Over the first quarter of 2019, interest rates have experienced general decline. In March, the Federal Open Market Committee (FOMC) announced that it would continue to remain patient regarding rates, ruling out previously anticipated rate hikes for 2019. It also announced that it aims to halt roll offs of its balance sheet by September of 2019. These signals indicate that it's likely for long-term rates to continue trending downwards.

Line graph of average U.S. 30-year mortgage rates vs. effective federal funds rate since 2014

This chart shows the rough correlation between the FOMC-controlled effective federal funds rate and the average 30-year mortgage rate in the U.S. Whenever the FOMC's policies push the federal funds rate higher, banks pass on the increased cost of borrowing to their customers in the form of higher consumer rates. For the time being, no rate hikes appear to be on the Committee's schedule.

In Connecticut, this means that the current dip in rates offers a good window for lower-than-expected rates if you're already considering a purchase. However, it doesn't provide justification to "buy now" regardless of your situation. Getting a mortgage requires careful financial planning for most people, and the promise of a low APR isn't quite as significant if you consider that rates have been historically low even before 2019.

Although online mortgage lending has grown massively in recent years, the mortgage rates you'll find in your area still depend on brick-and-mortar lenders. To see how Connecticut's mortgage rates look, we identified some of the state's largest banks and obtained mortgage estimates from each one.

Column graph comparing 30-year mortgage rates at major Connecticut banks

The 30-year fixed-rate estimates in our one-time survey of Connecticut banks didn't vary by much, with a difference of just 25 basis points between the lowest and highest quoted rates. While these findings only represent a single point in time and a standard set of loan assumptions, they do suggest that lenders in the Nutmeg State don't get too far apart from one another in loan pricing.

Get Multiple Mortgage Offers at Once
Get Multiple Mortgage Offers at Once
LendingTree can help you find and compare mortgage rates, all without affecting your credit.
LendingTree is our ultimate parent company
See Offers

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LendingTree is our ultimate parent company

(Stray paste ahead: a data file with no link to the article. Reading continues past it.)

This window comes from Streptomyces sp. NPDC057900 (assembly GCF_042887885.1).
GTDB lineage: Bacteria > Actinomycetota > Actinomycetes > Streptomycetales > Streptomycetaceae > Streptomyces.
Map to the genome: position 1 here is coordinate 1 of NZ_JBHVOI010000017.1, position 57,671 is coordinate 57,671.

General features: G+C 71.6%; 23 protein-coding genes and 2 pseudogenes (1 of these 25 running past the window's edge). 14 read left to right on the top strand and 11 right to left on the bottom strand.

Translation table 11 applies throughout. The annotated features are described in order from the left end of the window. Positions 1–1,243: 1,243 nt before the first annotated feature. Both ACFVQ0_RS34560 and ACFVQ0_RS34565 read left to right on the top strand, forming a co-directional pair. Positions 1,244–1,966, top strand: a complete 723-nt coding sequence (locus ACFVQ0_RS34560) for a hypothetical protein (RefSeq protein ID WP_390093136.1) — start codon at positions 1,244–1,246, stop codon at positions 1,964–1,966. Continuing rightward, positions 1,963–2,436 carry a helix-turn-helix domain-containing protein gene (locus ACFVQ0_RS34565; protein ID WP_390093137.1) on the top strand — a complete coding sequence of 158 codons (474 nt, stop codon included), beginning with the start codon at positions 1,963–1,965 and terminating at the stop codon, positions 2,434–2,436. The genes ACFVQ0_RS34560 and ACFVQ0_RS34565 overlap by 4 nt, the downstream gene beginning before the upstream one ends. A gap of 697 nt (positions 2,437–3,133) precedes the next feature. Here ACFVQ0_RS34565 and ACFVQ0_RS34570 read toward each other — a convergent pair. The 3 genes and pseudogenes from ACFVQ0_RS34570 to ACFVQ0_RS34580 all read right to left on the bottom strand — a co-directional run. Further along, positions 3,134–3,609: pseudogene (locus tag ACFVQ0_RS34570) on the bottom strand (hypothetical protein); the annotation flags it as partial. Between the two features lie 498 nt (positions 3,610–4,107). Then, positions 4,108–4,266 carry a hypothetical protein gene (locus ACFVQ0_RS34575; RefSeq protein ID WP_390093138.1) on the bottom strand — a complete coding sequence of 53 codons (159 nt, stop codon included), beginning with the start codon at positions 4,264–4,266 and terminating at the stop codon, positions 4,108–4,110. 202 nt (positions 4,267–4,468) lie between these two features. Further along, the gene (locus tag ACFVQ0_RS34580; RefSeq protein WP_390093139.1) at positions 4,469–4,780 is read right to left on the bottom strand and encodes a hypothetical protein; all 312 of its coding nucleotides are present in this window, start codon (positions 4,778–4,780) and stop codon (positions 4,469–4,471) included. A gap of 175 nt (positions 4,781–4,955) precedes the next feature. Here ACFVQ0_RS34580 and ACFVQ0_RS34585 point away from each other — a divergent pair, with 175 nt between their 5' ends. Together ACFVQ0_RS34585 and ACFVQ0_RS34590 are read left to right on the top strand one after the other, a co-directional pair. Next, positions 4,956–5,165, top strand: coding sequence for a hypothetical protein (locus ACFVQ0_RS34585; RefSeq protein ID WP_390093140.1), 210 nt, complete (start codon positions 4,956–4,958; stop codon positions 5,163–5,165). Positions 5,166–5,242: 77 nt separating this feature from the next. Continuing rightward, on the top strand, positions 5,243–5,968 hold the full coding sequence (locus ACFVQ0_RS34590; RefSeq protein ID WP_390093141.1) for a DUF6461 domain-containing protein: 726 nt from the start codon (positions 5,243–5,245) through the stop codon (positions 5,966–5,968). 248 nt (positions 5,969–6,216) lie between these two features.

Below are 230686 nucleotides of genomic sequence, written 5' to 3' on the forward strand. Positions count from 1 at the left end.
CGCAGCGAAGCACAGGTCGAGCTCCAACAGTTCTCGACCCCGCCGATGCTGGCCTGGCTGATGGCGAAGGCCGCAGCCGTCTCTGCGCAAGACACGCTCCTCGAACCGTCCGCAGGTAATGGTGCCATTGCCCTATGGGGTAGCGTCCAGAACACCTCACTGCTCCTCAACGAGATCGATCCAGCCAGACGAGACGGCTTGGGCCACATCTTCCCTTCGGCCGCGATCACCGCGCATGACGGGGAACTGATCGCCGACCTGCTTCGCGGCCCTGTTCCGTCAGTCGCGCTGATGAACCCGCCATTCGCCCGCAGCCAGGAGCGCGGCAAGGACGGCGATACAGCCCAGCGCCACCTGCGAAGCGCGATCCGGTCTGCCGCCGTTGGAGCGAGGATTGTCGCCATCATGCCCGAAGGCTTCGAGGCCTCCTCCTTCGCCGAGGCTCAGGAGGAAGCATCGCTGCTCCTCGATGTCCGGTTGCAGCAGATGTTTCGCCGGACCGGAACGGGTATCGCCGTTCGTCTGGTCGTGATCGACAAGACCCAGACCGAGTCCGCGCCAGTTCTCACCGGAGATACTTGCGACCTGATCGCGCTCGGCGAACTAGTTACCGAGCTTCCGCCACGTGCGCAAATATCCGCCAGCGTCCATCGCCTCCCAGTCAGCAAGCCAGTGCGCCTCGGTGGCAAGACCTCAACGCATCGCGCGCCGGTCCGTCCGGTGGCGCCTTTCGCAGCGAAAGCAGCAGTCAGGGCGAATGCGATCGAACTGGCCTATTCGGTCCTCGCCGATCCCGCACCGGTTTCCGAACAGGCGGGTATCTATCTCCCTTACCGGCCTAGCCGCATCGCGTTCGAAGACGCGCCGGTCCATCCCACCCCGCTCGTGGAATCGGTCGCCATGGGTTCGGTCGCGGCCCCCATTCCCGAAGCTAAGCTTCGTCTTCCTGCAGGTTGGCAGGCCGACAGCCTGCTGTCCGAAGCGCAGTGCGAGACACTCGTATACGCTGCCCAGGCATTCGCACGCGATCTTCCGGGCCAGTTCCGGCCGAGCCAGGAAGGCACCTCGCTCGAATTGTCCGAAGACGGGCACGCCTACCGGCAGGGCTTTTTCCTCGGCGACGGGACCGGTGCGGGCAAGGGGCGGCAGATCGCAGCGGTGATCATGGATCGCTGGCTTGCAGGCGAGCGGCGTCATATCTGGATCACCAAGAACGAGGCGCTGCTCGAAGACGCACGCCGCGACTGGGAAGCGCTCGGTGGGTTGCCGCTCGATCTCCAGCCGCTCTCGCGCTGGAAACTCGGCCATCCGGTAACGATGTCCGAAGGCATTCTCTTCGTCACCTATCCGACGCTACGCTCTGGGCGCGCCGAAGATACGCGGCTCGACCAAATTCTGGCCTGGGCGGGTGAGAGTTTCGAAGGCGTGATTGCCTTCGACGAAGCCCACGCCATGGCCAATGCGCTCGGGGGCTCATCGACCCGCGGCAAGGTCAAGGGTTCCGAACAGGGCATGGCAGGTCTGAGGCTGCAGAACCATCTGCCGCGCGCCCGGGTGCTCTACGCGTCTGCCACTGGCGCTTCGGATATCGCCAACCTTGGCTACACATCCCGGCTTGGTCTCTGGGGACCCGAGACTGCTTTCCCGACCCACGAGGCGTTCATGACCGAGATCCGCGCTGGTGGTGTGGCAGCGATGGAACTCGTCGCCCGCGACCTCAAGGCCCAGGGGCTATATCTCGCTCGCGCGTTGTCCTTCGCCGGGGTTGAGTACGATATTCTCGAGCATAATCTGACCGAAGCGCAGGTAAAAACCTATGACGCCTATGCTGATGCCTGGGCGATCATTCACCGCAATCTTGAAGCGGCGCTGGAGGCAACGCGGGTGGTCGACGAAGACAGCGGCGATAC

Location is another factor to consider when buying a home, but the numbers we saw don't indicate that it matters much to the interest rate on your financing. Connecticut doesn't experience a wide variety of APRs from city to city. This may be for two reasons: Connecticut is a relatively small state, and the modern market for home financing follows nationwide trends rather than local patterns.

AreaAverage mortgage rateMedian home value
Hartford-East Hartford-Middletown4.46%$266,896
Bridgeport-Stamford-Norwalk4.51%$469,349
New Haven-Milford4.48%$262,818
Norwich-New London4.44%$121,440
Average rate is for a 30-year mortgage with a 20% down payment.

Like almost every other state, Connecticut doesn't provide evidence of major regional shifts in average mortgage rate. While the value of property is definitely tied to its location, the cost of financing is largely determined by what happens in the national economy and not on local demand. Where mortgage costs differ between cities in Connecticut, the cause is most likely the higher loan amounts needed in more expensive areas.

This provides the lead-in to another interesting question: how much does mortgage amount impact your rate? Based on what we've found, the answer seems to be that average rates don't really change alongside median home value. Unless you're on one of the extreme ends of the scale for loan amount, your mortgage rate will depend more heavily on your credit score, income, and existing debt ratios.

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LendingTree can help you find and compare mortgage rates, all without affecting your credit.
See Offers

on LendingTree's secure website. NMLS #1136: terms and conditions apply

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Get Multiple Mortgage Offers at Once
Get Multiple Mortgage Offers at Once
LendingTree can help you find and compare mortgage rates, all without affecting your credit.
LendingTree is our ultimate parent company
See Offers

on LendingTree's secure website. NMLS #1136: terms and conditions apply

Powered by
LendingTree is our ultimate parent company